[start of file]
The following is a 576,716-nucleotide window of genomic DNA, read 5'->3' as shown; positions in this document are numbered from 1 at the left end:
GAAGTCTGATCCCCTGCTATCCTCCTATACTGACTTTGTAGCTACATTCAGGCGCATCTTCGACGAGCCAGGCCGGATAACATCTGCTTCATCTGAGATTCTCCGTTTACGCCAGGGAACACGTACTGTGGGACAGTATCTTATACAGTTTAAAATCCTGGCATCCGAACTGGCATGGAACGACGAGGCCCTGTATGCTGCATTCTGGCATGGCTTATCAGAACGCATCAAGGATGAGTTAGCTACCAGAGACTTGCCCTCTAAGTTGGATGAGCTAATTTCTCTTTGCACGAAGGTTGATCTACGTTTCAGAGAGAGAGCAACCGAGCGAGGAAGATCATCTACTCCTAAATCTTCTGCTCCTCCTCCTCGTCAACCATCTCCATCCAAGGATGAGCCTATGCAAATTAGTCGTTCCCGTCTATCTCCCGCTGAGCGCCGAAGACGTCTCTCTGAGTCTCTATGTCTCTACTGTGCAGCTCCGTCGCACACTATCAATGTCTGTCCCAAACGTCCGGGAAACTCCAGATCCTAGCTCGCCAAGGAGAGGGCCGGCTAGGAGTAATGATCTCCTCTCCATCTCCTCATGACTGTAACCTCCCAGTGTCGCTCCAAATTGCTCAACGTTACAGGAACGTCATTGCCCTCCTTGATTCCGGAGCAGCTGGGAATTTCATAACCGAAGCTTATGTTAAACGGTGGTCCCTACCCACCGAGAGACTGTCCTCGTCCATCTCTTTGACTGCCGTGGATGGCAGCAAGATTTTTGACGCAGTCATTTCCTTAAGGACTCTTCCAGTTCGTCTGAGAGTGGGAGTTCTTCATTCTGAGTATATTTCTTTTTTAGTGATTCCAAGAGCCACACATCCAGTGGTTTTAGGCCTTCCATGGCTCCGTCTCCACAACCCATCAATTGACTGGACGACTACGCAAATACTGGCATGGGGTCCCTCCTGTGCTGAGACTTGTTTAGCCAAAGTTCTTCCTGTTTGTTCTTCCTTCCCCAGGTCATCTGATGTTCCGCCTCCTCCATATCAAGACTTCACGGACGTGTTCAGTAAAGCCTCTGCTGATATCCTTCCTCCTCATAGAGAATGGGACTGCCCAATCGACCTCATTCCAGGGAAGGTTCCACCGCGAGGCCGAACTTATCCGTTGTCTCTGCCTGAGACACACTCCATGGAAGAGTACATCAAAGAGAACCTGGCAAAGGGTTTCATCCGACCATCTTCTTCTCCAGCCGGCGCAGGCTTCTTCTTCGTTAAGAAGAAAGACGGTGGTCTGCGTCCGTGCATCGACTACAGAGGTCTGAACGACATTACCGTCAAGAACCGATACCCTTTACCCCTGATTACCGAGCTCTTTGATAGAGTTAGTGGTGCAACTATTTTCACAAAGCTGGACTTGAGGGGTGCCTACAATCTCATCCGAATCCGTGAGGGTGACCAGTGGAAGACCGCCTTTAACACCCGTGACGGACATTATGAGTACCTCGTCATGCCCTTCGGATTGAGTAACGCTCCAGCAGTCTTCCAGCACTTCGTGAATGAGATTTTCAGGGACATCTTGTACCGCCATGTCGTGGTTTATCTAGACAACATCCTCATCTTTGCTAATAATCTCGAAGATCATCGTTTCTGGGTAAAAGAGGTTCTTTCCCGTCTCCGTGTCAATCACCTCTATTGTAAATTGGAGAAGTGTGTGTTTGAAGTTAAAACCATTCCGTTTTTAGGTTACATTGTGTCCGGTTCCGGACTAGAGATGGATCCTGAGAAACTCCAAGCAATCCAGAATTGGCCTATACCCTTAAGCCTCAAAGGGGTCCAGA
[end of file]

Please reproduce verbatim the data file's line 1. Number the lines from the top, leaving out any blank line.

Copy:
The following is a 576,716-nucleotide window of genomic DNA, read 5'->3' as shown; positions in this document are numbered from 1 at the left end: